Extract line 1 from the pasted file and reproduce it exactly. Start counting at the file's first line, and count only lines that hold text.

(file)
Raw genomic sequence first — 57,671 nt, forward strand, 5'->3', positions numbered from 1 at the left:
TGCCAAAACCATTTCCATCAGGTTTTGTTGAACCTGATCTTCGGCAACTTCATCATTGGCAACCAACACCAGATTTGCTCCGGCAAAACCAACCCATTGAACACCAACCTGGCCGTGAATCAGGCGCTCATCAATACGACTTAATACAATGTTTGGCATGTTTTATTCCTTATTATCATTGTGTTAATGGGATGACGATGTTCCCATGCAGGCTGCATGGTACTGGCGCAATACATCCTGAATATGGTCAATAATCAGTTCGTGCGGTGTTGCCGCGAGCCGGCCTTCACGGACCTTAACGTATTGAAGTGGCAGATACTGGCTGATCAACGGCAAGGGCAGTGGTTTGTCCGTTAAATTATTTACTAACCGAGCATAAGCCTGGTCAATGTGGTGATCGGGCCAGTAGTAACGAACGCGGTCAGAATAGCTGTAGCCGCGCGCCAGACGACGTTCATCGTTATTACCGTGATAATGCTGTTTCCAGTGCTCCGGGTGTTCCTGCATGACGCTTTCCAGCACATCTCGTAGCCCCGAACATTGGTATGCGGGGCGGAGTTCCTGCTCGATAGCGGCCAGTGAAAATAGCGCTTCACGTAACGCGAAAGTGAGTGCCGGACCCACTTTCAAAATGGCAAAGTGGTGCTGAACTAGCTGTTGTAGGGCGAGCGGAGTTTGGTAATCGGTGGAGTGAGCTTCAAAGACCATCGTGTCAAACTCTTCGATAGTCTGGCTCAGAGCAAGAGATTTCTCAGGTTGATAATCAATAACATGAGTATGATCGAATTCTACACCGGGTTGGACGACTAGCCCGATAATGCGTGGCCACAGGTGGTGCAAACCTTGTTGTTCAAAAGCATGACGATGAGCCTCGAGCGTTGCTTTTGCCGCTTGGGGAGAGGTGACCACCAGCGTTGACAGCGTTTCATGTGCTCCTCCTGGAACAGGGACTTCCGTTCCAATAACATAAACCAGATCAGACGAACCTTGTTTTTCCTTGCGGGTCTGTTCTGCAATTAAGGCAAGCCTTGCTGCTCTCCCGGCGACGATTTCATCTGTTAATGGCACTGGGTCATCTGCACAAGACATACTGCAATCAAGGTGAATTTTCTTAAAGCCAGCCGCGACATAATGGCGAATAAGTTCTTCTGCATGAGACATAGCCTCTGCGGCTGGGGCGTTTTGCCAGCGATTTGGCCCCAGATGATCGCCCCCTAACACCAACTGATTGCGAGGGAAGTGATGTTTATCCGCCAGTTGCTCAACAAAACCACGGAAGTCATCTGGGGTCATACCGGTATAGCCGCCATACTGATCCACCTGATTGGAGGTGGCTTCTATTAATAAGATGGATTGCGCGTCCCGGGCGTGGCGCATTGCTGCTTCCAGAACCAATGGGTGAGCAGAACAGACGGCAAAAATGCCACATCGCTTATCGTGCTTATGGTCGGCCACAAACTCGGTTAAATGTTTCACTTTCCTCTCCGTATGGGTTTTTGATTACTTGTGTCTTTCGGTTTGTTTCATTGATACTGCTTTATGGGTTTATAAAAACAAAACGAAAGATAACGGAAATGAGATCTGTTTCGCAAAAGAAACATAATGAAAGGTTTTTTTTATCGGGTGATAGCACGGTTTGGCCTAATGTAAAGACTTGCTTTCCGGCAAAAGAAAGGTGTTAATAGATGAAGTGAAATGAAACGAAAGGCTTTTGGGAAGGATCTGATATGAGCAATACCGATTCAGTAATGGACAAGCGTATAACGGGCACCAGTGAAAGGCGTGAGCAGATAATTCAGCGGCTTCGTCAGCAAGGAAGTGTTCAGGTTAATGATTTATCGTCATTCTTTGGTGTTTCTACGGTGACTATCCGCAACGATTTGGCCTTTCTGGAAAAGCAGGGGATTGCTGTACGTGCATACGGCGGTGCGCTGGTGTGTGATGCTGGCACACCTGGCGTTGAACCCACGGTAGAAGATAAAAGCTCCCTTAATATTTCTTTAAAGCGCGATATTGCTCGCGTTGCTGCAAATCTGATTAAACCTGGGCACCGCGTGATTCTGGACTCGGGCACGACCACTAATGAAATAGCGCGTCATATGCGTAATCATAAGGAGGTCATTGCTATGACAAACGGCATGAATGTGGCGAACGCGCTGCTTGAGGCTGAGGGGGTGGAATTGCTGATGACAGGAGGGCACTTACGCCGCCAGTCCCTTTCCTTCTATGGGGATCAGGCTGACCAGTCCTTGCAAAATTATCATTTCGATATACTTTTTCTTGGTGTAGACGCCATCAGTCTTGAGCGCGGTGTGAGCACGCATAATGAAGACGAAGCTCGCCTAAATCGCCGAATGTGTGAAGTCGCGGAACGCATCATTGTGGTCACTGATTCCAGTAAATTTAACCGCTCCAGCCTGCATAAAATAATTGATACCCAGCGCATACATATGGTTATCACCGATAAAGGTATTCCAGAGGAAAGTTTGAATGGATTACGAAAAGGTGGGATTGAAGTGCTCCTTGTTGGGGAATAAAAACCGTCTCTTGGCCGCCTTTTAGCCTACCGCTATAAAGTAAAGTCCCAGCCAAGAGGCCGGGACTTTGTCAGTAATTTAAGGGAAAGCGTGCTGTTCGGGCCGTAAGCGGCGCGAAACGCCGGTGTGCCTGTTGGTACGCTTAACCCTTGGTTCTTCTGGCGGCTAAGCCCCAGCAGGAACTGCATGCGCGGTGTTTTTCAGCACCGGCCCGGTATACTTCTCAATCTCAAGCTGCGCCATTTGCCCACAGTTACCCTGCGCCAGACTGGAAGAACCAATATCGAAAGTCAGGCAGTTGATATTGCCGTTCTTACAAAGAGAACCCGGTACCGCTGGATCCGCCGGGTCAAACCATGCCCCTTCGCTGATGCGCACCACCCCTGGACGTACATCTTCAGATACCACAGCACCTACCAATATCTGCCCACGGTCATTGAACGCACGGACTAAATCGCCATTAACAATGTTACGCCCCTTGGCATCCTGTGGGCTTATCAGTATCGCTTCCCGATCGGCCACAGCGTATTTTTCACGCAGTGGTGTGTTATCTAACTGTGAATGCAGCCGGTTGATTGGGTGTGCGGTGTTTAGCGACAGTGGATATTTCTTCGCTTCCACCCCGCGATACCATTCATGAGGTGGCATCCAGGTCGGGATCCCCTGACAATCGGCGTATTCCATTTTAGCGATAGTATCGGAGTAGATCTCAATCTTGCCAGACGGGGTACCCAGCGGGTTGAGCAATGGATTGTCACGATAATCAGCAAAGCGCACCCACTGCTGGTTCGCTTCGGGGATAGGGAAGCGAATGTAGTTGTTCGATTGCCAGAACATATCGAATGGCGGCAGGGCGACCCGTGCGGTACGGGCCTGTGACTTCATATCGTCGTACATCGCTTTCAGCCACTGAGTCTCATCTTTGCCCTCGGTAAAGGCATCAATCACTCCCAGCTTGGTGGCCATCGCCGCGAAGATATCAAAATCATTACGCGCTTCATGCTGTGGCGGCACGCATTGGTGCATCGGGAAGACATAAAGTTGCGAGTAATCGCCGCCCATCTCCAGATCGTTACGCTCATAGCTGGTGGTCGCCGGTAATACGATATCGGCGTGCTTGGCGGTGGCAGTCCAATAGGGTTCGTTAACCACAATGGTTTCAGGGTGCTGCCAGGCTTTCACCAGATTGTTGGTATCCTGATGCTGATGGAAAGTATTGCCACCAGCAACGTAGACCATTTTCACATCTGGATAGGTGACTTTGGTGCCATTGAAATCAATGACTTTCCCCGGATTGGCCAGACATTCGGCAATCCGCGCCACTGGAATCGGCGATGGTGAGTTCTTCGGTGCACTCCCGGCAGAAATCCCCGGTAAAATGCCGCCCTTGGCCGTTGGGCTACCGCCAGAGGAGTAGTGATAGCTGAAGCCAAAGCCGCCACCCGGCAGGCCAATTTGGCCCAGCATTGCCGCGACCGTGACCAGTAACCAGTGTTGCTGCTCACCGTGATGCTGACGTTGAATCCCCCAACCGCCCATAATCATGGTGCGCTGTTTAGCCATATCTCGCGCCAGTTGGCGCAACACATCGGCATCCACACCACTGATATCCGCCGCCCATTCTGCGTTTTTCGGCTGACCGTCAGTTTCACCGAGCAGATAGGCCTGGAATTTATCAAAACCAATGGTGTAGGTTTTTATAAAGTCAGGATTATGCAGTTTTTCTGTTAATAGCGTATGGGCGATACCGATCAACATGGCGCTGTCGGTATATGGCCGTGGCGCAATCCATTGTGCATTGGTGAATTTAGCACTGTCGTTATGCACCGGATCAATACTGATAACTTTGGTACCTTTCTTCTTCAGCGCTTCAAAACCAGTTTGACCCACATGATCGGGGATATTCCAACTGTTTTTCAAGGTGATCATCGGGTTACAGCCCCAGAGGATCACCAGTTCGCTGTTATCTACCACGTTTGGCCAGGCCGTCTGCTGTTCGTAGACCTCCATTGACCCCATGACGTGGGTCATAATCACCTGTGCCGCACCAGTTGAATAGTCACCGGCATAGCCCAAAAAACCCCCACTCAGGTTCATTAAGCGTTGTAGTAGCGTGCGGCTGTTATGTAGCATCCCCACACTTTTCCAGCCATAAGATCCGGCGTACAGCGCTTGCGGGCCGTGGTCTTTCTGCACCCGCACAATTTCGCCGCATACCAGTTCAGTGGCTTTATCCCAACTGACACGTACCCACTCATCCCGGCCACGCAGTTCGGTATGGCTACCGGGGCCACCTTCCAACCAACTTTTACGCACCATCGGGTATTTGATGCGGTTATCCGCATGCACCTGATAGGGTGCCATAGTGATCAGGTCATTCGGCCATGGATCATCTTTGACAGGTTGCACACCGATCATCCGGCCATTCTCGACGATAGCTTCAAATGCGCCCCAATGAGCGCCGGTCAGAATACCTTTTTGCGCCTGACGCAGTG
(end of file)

Raw genomic sequence first — 57,671 nt, forward strand, 5'->3', positions numbered from 1 at the left: